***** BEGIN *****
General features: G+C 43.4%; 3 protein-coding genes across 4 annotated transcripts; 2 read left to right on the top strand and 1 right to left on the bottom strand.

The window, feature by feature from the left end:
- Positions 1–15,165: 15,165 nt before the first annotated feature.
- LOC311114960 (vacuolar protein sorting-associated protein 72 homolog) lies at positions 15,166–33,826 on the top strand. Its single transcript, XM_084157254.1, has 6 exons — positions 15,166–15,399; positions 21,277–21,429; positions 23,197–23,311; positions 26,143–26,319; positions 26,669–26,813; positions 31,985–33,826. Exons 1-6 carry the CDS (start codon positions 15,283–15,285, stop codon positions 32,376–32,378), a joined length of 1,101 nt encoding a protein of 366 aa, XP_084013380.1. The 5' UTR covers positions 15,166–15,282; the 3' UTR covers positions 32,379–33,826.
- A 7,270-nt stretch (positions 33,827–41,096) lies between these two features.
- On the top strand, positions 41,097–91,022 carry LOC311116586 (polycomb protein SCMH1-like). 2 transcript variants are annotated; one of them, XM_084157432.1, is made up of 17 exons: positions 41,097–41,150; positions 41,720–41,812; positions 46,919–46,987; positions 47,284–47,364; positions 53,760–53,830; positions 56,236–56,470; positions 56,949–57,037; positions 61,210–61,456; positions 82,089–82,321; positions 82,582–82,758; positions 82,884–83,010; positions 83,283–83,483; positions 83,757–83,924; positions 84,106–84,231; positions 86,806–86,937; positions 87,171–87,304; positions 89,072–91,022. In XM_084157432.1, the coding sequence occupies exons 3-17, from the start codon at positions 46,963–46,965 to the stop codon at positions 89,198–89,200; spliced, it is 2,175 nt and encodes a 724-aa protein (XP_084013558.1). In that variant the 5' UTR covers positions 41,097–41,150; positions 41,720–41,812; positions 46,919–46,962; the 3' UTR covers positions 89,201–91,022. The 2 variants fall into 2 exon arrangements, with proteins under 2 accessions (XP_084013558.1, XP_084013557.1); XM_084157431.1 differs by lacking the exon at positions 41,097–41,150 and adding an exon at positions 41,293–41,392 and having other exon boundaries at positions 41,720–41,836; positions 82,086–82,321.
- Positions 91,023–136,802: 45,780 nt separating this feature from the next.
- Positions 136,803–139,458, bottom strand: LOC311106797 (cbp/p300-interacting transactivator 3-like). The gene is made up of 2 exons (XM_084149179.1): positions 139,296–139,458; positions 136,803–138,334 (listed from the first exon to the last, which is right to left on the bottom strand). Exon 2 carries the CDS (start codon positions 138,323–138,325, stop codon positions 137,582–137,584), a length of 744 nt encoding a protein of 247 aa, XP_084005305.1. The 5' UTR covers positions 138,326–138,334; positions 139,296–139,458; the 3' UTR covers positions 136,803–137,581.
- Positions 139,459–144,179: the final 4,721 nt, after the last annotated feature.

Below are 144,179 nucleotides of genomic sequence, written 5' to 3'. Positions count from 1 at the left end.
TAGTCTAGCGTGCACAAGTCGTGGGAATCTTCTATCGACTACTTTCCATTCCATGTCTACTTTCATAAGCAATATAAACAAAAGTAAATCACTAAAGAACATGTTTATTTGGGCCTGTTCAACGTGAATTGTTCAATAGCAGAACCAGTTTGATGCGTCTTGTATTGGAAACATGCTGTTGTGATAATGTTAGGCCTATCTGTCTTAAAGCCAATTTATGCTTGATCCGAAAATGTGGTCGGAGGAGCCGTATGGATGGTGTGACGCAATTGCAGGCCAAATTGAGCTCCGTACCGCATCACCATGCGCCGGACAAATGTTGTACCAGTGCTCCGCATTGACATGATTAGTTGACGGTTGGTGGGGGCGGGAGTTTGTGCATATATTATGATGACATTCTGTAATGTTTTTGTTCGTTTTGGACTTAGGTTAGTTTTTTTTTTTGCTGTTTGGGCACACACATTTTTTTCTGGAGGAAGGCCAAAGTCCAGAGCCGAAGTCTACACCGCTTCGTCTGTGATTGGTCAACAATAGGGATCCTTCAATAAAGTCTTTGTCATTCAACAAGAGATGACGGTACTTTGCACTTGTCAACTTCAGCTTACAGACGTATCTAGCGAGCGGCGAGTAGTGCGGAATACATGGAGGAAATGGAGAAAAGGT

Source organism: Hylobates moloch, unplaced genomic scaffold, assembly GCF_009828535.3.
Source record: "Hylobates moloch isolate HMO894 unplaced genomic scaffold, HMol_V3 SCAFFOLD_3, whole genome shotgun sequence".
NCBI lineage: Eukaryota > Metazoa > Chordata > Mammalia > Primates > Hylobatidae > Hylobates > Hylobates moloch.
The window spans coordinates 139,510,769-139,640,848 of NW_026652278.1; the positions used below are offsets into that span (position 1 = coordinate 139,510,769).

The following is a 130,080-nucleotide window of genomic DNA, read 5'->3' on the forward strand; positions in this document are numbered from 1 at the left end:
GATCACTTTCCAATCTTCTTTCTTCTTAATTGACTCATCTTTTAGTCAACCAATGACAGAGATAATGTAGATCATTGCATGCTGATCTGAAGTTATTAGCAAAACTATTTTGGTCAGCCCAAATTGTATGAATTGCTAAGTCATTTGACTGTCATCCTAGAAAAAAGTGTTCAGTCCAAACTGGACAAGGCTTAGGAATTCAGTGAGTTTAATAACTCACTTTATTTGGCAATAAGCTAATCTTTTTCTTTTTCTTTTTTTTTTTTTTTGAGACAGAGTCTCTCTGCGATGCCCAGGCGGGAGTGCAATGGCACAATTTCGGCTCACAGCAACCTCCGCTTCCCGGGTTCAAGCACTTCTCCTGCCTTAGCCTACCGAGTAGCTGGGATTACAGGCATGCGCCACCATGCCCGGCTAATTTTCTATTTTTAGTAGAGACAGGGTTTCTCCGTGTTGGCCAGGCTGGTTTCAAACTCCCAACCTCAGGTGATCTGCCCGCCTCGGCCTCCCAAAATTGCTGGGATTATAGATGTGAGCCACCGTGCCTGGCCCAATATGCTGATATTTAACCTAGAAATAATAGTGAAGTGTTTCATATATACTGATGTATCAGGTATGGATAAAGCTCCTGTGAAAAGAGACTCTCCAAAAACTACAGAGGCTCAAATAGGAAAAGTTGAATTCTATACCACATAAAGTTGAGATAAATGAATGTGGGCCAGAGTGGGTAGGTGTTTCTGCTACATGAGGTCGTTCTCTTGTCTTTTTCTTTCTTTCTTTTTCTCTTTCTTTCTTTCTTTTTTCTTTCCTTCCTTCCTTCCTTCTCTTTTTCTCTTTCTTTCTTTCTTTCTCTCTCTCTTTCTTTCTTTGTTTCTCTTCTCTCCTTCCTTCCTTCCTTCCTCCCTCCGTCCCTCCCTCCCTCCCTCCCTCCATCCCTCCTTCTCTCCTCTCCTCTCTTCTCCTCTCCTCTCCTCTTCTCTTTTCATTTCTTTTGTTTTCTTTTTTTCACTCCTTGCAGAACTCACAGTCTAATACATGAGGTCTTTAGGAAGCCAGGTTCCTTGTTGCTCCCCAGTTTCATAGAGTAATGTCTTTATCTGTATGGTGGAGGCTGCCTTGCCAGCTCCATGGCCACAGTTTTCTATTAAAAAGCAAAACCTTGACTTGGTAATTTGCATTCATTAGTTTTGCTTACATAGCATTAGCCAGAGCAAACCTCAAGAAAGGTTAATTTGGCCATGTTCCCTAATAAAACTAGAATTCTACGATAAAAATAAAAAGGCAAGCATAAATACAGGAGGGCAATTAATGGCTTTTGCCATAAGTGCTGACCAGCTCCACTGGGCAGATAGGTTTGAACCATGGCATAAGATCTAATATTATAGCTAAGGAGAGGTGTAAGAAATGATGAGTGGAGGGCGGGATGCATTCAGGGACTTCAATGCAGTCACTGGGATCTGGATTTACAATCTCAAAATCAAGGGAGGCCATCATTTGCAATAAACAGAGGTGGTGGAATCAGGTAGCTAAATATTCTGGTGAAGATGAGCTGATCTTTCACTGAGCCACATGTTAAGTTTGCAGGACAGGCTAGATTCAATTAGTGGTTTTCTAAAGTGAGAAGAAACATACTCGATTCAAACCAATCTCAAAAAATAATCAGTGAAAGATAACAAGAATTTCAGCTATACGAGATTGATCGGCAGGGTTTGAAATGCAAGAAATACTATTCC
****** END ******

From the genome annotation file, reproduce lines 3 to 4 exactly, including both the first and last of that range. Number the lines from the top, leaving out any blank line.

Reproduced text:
- Positions 1–15,165: 15,165 nt before the first annotated feature.
- LOC311114960 (vacuolar protein sorting-associated protein 72 homolog) lies at positions 15,166–33,826 on the top strand. Its single transcript, XM_084157254.1, has 6 exons — positions 15,166–15,399; positions 21,277–21,429; positions 23,197–23,311; positions 26,143–26,319; positions 26,669–26,813; positions 31,985–33,826. Exons 1-6 carry the CDS (start codon positions 15,283–15,285, stop codon positions 32,376–32,378), a joined length of 1,101 nt encoding a protein of 366 aa, XP_084013380.1. The 5' UTR covers positions 15,166–15,282; the 3' UTR covers positions 32,379–33,826.